Liza Nelson captures that pivotal time when a parent's power to shape and shield her child is drawing to an end.
In her vibrant and wise novel, Liza Nelson captures that pivotal time when a parent's power to shape and shield her child is drawing to an end.
The year is 1986, when airport terrorism, serial killers, and Iran-Contra have put most of the population into a collective funk. But artist Godiva Blue feels safe. A refugee from the late sixties, self-proclaimed visionary, and "lady janitor" at the local elementary school, Godiva believes she has found a haven for herself and her daughter, Dylan, in the backwaters of northwest Florida. Then, on a casual trip to the post office, Godiva glances at the FBI most-wanted poster and recognizes the face of the man with whom she conceived Dylan during an antiwar rally. Meanwhile, at fifteen Dylan is chafing under her mother's overwhelming personality. When she discovers the poster that Godiva had hidden in a rare moment of self-doubt, Dylan begins to build a fantasy future centered on reuniting with her father, setting her--and Godiva's--course.
August 28, 1986
Well, this summer is over. Kaput. Finis. Down the tubes. Extinct. All gone. The end.
As far as I'm concerned, anyway.
It shut like a book this afternoon. One minute I was full of August, easing my way down Highway 12, windows down, music blasting, the hot wind whipping in thick ribbons against my neck. The next minute I was chilled to the bone.
To the bone.
I'd been at work. The teachers come back for pre-planning in a week, and I want no hassles from middle-aged women having nervous breakdowns because their chalkboards are dusty or their windows won't open. Life is too short and art is too long. Being a janitor - excuse me, custodian - is not exactly my life's work. I am an artist first, but I have to earn a living. If I were by myself it would be one thing, but with a daughter to feed, clothe, educate and all the rest, I've had to make my compromises, though fewer than most people, I'm glad to say. Bourgeois excuse, someone would have ...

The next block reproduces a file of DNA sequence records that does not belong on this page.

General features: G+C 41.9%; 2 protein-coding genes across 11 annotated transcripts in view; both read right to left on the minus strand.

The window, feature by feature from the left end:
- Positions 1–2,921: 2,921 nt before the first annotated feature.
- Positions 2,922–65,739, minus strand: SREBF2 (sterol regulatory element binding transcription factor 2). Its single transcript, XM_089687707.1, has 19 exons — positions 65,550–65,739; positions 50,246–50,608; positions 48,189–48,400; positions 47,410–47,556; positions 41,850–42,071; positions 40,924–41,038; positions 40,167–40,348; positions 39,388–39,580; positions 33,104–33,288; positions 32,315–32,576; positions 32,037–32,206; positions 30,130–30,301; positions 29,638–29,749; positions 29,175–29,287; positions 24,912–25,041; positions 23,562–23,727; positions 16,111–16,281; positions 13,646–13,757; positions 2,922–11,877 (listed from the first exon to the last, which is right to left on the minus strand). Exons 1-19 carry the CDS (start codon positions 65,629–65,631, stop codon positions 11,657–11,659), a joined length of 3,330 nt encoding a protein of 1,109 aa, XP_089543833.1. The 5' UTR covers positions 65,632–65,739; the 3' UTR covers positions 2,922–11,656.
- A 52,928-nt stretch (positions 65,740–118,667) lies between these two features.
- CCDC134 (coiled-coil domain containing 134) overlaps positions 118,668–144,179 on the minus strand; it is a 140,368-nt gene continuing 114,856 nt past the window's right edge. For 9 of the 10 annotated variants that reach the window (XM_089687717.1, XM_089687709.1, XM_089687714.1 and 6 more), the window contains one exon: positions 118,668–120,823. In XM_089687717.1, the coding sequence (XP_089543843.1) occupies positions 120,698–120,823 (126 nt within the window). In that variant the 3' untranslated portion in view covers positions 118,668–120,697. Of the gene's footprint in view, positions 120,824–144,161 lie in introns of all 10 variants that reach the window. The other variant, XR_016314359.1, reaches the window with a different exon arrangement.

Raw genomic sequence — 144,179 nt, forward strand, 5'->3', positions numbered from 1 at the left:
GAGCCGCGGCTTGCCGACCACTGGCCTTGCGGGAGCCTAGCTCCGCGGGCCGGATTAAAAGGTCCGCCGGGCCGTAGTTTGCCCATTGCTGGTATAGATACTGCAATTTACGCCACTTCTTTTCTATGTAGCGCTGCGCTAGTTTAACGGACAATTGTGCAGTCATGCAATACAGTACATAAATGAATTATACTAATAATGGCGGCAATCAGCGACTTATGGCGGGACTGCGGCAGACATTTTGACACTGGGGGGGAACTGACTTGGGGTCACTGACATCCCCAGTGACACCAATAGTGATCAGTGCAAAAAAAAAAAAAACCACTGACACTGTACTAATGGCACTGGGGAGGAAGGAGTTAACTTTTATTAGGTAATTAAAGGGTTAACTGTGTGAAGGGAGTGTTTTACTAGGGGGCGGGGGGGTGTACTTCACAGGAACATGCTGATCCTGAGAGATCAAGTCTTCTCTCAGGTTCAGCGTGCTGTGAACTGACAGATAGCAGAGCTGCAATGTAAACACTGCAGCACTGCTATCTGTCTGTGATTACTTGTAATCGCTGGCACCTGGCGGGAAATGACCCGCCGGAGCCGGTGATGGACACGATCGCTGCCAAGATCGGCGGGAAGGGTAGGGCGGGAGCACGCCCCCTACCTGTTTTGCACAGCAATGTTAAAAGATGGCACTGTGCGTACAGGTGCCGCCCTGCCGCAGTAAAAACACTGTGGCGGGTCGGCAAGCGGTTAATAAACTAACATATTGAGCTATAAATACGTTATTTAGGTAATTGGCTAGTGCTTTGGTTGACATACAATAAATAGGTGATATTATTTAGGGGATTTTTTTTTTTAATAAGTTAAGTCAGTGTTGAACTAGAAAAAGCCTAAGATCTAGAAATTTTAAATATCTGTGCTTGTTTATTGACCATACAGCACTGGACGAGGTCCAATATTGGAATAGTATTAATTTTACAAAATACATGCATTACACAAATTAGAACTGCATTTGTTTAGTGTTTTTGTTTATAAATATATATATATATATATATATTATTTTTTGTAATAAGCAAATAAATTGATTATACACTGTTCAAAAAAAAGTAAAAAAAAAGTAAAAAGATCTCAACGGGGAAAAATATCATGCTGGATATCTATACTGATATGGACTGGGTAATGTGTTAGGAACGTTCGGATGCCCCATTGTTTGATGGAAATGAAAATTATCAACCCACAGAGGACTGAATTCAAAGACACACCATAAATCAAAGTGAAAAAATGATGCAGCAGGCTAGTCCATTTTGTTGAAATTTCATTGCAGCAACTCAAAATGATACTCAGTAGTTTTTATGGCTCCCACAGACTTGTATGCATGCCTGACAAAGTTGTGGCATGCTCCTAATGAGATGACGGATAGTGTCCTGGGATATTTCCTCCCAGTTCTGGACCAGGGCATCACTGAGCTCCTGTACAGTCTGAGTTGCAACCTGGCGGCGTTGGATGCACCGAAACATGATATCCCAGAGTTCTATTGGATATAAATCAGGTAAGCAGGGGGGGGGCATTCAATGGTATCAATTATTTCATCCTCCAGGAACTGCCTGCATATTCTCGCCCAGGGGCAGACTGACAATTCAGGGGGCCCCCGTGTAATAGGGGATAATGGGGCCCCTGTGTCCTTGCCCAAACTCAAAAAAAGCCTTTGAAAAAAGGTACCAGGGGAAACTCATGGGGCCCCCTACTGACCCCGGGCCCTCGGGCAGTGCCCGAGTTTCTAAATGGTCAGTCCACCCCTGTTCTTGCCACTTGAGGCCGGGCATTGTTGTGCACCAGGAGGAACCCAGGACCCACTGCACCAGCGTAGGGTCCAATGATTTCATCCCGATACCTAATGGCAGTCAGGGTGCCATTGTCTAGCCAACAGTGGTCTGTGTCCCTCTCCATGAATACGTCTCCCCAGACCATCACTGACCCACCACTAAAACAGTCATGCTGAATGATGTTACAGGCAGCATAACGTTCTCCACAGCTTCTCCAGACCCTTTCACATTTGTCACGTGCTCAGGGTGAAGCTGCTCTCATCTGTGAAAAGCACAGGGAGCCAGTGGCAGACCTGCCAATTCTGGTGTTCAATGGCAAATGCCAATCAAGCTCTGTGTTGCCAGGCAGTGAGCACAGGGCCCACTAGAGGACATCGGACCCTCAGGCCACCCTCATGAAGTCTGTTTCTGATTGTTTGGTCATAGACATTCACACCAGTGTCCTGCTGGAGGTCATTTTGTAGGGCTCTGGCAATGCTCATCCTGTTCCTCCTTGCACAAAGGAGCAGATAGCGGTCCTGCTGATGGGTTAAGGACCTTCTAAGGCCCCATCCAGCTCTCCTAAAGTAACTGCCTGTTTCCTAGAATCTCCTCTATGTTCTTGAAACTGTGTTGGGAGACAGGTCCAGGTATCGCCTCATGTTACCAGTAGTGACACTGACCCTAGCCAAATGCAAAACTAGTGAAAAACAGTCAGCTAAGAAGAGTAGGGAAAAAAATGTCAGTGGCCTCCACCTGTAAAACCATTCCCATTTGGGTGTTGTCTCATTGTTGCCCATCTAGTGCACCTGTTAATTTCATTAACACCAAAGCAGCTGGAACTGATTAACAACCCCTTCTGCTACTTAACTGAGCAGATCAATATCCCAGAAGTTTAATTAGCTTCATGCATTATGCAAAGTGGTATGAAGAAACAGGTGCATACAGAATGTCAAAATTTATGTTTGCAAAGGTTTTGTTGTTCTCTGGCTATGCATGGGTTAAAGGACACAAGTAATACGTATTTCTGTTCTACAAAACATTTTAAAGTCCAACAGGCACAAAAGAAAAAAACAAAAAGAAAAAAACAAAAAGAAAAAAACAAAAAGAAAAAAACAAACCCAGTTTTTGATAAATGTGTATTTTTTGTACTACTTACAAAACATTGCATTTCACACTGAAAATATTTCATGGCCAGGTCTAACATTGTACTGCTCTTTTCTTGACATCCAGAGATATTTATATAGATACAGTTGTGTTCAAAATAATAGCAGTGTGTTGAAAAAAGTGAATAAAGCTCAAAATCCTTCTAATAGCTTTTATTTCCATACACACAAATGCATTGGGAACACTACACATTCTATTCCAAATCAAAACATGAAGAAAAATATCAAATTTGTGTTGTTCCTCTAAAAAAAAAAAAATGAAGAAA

"This is one of those wonderful novels that treats
the mother-daughter relationship for what it is - part
minefield, part love nest."
- Pat Conroy
Liza Nelson's debut novel tells the story of Godiva Blue, an artist, single
mother, and self-proclaimed visionary, who believes she has found a haven for
herself and her daughter, Dylan, in the backwaters of northwest Florida in the
mid-eighties. A refugee of the late sixties, Godiva revels in a self-reliant
existence that allows her free reign of her eccentricities.
But Godiva, who has buried pieces of her past, discovers that she cannot handpick the parts of her life that she would prefer to box away. On a casual trip to the post office, she glances at the FBI most ...
If you liked Playing Botticelli, try these:
Smart and poignant, charming and witty this is a wonderful debut novel, a mother-daughter story that proves it's always those who give you the most trouble that end up getting access to the purest part of your heart.
'Who else can write about dancing, music, JP-4 fuel, the military, and strawberries, make it funny, and also make it about matters of the heart? Only Sarah Bird. This is her best book yet, a big book that you'll want to read again as soon as you finish it the first time.'
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